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November 20, 2015

Talking Up to People

shutterstock_245408077“Tact: the ability to describe others as they see themselves.”
(Abraham Lincoln)

Most of us know that if you want to gain favor with someone, speak to them as if you look up to them. This doesn’t mean flattering them with false compliments, it just means talking up to them at the level they like to believe they occupy.

For instance, when speaking to an audience, I try to always assume that they are smart, dedicated, and well-intentioned. This way, for instance, I can appeal to their logic when pointing out, say, that the more we protect our kids from life, the less we prepare them for it.

Same principle holds true in all our relationships. When your child reports a bad grade, pause a little and then reply, “Aw, man—I know you must be disappointed.” This may be the last thing you wanna say, because deep down you really believe your kid doesn’t care about his grades at all, but say it anyways.

Similarly, when your spouse shows up late, pause and then explain, “Thanks for bustin’ it to get here. I’m just glad you made it here safe.” You may have sincere doubts about your spouse’s time management, but talking down to them in the moment…well, you know how that usually ends up.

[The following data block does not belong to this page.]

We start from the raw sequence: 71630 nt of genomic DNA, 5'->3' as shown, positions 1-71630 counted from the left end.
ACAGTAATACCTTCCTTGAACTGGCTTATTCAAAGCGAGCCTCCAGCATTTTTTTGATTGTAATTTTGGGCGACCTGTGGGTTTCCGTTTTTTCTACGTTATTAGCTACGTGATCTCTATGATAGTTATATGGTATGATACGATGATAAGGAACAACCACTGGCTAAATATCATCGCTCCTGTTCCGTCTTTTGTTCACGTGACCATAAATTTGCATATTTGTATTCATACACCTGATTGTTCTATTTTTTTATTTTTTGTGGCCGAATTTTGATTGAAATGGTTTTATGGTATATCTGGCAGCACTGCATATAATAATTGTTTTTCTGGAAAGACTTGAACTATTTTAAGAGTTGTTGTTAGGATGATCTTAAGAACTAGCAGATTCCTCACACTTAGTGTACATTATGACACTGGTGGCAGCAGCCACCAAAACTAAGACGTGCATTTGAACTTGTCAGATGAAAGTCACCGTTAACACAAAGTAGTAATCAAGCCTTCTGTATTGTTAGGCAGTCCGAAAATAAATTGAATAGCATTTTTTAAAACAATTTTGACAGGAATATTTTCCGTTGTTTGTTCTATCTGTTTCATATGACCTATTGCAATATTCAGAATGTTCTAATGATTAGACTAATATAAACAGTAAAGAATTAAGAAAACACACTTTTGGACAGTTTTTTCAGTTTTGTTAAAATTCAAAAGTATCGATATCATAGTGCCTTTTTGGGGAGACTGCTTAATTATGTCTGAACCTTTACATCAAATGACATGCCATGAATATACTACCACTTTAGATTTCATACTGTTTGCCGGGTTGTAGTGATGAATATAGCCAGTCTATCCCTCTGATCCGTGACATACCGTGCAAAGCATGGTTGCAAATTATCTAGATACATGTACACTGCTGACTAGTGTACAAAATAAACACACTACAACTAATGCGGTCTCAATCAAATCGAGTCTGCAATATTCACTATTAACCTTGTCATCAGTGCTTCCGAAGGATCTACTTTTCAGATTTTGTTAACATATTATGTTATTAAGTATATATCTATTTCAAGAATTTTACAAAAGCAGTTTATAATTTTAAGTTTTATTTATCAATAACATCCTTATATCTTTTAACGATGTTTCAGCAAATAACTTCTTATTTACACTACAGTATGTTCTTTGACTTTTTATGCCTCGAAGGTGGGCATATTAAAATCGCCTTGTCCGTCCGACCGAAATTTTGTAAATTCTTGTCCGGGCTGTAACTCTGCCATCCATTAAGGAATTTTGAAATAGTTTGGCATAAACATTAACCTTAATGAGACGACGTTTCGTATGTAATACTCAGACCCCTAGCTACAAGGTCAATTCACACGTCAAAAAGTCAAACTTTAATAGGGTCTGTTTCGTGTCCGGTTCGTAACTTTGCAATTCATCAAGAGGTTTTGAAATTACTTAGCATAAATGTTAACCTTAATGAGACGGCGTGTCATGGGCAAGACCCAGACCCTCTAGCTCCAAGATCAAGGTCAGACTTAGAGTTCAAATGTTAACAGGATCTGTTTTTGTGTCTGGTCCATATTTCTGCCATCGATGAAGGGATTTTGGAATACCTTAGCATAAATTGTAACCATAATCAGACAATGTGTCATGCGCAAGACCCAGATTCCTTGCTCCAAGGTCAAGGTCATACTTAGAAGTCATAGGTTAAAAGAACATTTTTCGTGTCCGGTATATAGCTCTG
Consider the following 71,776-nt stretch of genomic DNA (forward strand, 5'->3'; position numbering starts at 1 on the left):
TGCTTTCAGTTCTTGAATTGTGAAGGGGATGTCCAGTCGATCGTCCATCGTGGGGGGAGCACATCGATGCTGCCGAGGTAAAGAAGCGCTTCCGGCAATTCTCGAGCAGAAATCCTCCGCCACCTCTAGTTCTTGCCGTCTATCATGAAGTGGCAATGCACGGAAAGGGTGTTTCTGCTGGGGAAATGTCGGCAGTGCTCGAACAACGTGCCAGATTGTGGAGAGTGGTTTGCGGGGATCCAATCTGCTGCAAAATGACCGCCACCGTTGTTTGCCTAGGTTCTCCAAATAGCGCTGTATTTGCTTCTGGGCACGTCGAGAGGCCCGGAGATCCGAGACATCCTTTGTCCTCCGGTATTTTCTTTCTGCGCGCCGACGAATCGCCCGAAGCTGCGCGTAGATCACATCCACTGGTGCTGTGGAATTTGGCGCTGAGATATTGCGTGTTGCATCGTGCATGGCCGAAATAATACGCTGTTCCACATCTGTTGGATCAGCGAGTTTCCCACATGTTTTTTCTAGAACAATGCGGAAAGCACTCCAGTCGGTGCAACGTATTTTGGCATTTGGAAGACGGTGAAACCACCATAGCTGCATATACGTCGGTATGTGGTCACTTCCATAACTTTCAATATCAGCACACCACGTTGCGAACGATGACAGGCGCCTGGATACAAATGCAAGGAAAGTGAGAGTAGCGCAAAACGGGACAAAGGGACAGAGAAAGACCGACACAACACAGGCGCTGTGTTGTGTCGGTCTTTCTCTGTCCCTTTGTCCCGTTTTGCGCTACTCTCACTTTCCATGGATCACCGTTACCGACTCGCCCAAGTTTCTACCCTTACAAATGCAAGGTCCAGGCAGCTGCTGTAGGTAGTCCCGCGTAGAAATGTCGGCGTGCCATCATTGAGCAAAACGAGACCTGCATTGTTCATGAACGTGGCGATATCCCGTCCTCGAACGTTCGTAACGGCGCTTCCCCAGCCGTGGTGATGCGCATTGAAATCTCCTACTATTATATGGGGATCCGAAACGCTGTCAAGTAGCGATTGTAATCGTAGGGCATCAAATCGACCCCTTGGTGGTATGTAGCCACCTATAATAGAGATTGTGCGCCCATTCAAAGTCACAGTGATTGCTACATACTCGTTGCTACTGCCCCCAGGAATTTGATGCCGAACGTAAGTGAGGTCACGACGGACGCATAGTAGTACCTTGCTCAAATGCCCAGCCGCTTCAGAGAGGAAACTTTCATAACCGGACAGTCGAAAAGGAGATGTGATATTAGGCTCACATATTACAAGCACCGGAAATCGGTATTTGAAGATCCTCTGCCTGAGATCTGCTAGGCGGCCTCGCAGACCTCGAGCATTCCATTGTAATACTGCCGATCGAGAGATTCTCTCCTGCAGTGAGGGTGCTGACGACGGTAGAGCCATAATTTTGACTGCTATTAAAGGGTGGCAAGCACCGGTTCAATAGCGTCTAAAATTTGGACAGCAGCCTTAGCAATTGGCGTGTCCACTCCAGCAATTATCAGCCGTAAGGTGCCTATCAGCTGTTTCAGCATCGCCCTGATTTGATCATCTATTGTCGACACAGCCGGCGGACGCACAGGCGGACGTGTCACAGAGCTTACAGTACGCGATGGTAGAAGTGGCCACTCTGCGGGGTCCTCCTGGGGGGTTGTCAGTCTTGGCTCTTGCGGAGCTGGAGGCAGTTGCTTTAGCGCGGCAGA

I’m not saying to never confront someone—we preach all the time about Authentic Self Representation, especially in marriage. But this is always best done after some reflection upon longer-standing patterns, not in the heat of the moment. In those immediate times, assuming the best intent and speaking up to people has an amazing power to alter the interaction, and thus the relationship.

I mean, imagine if they actually started living up to how you see them?

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